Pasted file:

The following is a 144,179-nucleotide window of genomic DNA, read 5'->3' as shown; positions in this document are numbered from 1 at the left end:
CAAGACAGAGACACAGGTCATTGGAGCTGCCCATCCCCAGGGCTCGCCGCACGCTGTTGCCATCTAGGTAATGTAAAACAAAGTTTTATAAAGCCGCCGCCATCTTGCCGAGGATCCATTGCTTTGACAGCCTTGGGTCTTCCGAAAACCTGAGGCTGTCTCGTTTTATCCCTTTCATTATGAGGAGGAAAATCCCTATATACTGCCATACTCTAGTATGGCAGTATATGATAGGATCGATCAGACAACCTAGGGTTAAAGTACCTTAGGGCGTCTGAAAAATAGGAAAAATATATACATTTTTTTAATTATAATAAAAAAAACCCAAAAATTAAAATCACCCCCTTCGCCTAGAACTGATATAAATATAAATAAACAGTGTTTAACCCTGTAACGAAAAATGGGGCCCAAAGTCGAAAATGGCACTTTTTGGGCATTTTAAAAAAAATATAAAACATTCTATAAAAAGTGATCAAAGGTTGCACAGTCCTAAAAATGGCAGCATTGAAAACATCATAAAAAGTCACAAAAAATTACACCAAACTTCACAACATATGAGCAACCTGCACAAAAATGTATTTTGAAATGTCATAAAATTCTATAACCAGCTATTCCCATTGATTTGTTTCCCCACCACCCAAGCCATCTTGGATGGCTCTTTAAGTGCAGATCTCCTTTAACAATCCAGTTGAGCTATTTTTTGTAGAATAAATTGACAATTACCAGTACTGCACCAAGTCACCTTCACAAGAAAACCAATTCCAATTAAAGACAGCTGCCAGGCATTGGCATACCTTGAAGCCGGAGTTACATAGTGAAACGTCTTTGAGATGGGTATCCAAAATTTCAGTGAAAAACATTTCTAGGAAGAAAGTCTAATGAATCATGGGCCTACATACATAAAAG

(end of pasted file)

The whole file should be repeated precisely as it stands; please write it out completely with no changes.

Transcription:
The following is a 144,179-nucleotide window of genomic DNA, read 5'->3' as shown; positions in this document are numbered from 1 at the left end:
CAAGACAGAGACACAGGTCATTGGAGCTGCCCATCCCCAGGGCTCGCCGCACGCTGTTGCCATCTAGGTAATGTAAAACAAAGTTTTATAAAGCCGCCGCCATCTTGCCGAGGATCCATTGCTTTGACAGCCTTGGGTCTTCCGAAAACCTGAGGCTGTCTCGTTTTATCCCTTTCATTATGAGGAGGAAAATCCCTATATACTGCCATACTCTAGTATGGCAGTATATGATAGGATCGATCAGACAACCTAGGGTTAAAGTACCTTAGGGCGTCTGAAAAATAGGAAAAATATATACATTTTTTTAATTATAATAAAAAAAACCCAAAAATTAAAATCACCCCCTTCGCCTAGAACTGATATAAATATAAATAAACAGTGTTTAACCCTGTAACGAAAAATGGGGCCCAAAGTCGAAAATGGCACTTTTTGGGCATTTTAAAAAAAATATAAAACATTCTATAAAAAGTGATCAAAGGTTGCACAGTCCTAAAAATGGCAGCATTGAAAACATCATAAAAAGTCACAAAAAATTACACCAAACTTCACAACATATGAGCAACCTGCACAAAAATGTATTTTGAAATGTCATAAAATTCTATAACCAGCTATTCCCATTGATTTGTTTCCCCACCACCCAAGCCATCTTGGATGGCTCTTTAAGTGCAGATCTCCTTTAACAATCCAGTTGAGCTATTTTTTGTAGAATAAATTGACAATTACCAGTACTGCACCAAGTCACCTTCACAAGAAAACCAATTCCAATTAAAGACAGCTGCCAGGCATTGGCATACCTTGAAGCCGGAGTTACATAGTGAAACGTCTTTGAGATGGGTATCCAAAATTTCAGTGAAAAACATTTCTAGGAAGAAAGTCTAATGAATCATGGGCCTACATACATAAAAG